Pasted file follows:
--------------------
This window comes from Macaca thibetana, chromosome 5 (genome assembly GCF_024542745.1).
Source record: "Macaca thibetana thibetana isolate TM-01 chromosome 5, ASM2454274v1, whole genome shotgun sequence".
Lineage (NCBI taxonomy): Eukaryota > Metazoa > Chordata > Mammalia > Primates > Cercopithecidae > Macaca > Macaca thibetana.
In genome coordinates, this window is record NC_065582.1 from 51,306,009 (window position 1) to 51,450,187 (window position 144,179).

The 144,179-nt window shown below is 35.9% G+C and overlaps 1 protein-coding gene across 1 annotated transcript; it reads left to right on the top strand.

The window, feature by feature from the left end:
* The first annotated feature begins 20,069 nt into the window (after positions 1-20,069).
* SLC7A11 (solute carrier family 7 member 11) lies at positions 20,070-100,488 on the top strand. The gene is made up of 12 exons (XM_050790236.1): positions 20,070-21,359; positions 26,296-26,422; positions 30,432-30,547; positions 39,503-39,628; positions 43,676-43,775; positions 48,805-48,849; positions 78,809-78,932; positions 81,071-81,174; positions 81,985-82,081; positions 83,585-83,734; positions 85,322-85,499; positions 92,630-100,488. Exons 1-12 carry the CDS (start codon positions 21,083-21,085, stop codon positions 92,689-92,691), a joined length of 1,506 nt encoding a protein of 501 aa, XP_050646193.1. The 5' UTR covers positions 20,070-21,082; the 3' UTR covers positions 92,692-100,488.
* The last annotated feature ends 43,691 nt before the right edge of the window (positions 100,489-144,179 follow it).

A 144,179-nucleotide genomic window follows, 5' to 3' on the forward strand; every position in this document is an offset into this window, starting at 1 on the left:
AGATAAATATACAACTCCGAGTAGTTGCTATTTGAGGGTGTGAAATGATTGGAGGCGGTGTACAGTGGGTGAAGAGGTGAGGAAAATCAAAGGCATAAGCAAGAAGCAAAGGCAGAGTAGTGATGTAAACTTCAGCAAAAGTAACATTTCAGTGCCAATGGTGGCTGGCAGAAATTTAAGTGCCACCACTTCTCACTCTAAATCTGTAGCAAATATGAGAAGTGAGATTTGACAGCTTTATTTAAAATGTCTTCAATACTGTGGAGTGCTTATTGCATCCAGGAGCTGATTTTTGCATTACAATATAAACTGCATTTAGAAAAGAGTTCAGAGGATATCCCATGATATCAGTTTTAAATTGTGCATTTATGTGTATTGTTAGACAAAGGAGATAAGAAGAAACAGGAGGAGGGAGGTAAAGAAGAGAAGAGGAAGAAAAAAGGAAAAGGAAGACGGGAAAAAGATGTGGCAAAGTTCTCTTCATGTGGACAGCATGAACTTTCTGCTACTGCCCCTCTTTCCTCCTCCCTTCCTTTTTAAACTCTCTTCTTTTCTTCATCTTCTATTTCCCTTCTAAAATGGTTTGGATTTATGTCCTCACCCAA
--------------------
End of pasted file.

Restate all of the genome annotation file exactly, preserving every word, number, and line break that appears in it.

This window comes from Macaca thibetana, chromosome 5 (genome assembly GCF_024542745.1).
Source record: "Macaca thibetana thibetana isolate TM-01 chromosome 5, ASM2454274v1, whole genome shotgun sequence".
Lineage (NCBI taxonomy): Eukaryota > Metazoa > Chordata > Mammalia > Primates > Cercopithecidae > Macaca > Macaca thibetana.
In genome coordinates, this window is record NC_065582.1 from 51,306,009 (window position 1) to 51,450,187 (window position 144,179).

The 144,179-nt window shown below is 35.9% G+C and overlaps 1 protein-coding gene across 1 annotated transcript; it reads left to right on the top strand.

The window, feature by feature from the left end:
* The first annotated feature begins 20,069 nt into the window (after positions 1-20,069).
* SLC7A11 (solute carrier family 7 member 11) lies at positions 20,070-100,488 on the top strand. The gene is made up of 12 exons (XM_050790236.1): positions 20,070-21,359; positions 26,296-26,422; positions 30,432-30,547; positions 39,503-39,628; positions 43,676-43,775; positions 48,805-48,849; positions 78,809-78,932; positions 81,071-81,174; positions 81,985-82,081; positions 83,585-83,734; positions 85,322-85,499; positions 92,630-100,488. Exons 1-12 carry the CDS (start codon positions 21,083-21,085, stop codon positions 92,689-92,691), a joined length of 1,506 nt encoding a protein of 501 aa, XP_050646193.1. The 5' UTR covers positions 20,070-21,082; the 3' UTR covers positions 92,692-100,488.
* The last annotated feature ends 43,691 nt before the right edge of the window (positions 100,489-144,179 follow it).

A 144,179-nucleotide genomic window follows, 5' to 3' on the forward strand; every position in this document is an offset into this window, starting at 1 on the left:
AGATAAATATACAACTCCGAGTAGTTGCTATTTGAGGGTGTGAAATGATTGGAGGCGGTGTACAGTGGGTGAAGAGGTGAGGAAAATCAAAGGCATAAGCAAGAAGCAAAGGCAGAGTAGTGATGTAAACTTCAGCAAAAGTAACATTTCAGTGCCAATGGTGGCTGGCAGAAATTTAAGTGCCACCACTTCTCACTCTAAATCTGTAGCAAATATGAGAAGTGAGATTTGACAGCTTTATTTAAAATGTCTTCAATACTGTGGAGTGCTTATTGCATCCAGGAGCTGATTTTTGCATTACAATATAAACTGCATTTAGAAAAGAGTTCAGAGGATATCCCATGATATCAGTTTTAAATTGTGCATTTATGTGTATTGTTAGACAAAGGAGATAAGAAGAAACAGGAGGAGGGAGGTAAAGAAGAGAAGAGGAAGAAAAAAGGAAAAGGAAGACGGGAAAAAGATGTGGCAAAGTTCTCTTCATGTGGACAGCATGAACTTTCTGCTACTGCCCCTCTTTCCTCCTCCCTTCCTTTTTAAACTCTCTTCTTTTCTTCATCTTCTATTTCCCTTCTAAAATGGTTTGGATTTATGTCCTCACCCAA